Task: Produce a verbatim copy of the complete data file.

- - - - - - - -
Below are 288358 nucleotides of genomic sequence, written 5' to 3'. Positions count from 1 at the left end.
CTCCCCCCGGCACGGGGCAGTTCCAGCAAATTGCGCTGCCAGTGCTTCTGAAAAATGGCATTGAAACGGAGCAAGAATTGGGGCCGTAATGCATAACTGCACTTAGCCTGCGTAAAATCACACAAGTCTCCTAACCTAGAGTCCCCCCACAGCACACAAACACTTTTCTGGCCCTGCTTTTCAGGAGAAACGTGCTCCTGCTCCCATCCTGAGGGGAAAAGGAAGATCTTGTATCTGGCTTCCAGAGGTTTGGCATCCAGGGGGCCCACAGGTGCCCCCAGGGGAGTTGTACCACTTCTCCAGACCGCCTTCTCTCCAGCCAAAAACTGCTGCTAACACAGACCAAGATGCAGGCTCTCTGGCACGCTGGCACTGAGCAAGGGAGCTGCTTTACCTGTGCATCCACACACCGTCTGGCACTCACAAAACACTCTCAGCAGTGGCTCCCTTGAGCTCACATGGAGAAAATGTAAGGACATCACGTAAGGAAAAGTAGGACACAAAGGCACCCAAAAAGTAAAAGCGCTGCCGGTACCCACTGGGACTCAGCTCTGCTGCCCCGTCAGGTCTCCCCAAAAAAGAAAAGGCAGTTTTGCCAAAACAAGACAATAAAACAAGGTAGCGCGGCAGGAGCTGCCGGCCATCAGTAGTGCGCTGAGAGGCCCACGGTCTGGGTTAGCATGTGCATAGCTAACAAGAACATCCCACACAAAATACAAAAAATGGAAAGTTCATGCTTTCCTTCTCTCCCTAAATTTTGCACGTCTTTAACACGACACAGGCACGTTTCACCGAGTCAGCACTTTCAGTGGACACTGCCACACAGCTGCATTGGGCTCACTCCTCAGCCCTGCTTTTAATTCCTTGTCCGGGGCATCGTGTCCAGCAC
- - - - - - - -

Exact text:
Below are 288358 nucleotides of genomic sequence, written 5' to 3'. Positions count from 1 at the left end.
CTCCCCCCGGCACGGGGCAGTTCCAGCAAATTGCGCTGCCAGTGCTTCTGAAAAATGGCATTGAAACGGAGCAAGAATTGGGGCCGTAATGCATAACTGCACTTAGCCTGCGTAAAATCACACAAGTCTCCTAACCTAGAGTCCCCCCACAGCACACAAACACTTTTCTGGCCCTGCTTTTCAGGAGAAACGTGCTCCTGCTCCCATCCTGAGGGGAAAAGGAAGATCTTGTATCTGGCTTCCAGAGGTTTGGCATCCAGGGGGCCCACAGGTGCCCCCAGGGGAGTTGTACCACTTCTCCAGACCGCCTTCTCTCCAGCCAAAAACTGCTGCTAACACAGACCAAGATGCAGGCTCTCTGGCACGCTGGCACTGAGCAAGGGAGCTGCTTTACCTGTGCATCCACACACCGTCTGGCACTCACAAAACACTCTCAGCAGTGGCTCCCTTGAGCTCACATGGAGAAAATGTAAGGACATCACGTAAGGAAAAGTAGGACACAAAGGCACCCAAAAAGTAAAAGCGCTGCCGGTACCCACTGGGACTCAGCTCTGCTGCCCCGTCAGGTCTCCCCAAAAAAGAAAAGGCAGTTTTGCCAAAACAAGACAATAAAACAAGGTAGCGCGGCAGGAGCTGCCGGCCATCAGTAGTGCGCTGAGAGGCCCACGGTCTGGGTTAGCATGTGCATAGCTAACAAGAACATCCCACACAAAATACAAAAAATGGAAAGTTCATGCTTTCCTTCTCTCCCTAAATTTTGCACGTCTTTAACACGACACAGGCACGTTTCACCGAGTCAGCACTTTCAGTGGACACTGCCACACAGCTGCATTGGGCTCACTCCTCAGCCCTGCTTTTAATTCCTTGTCCGGGGCATCGTGTCCAGCAC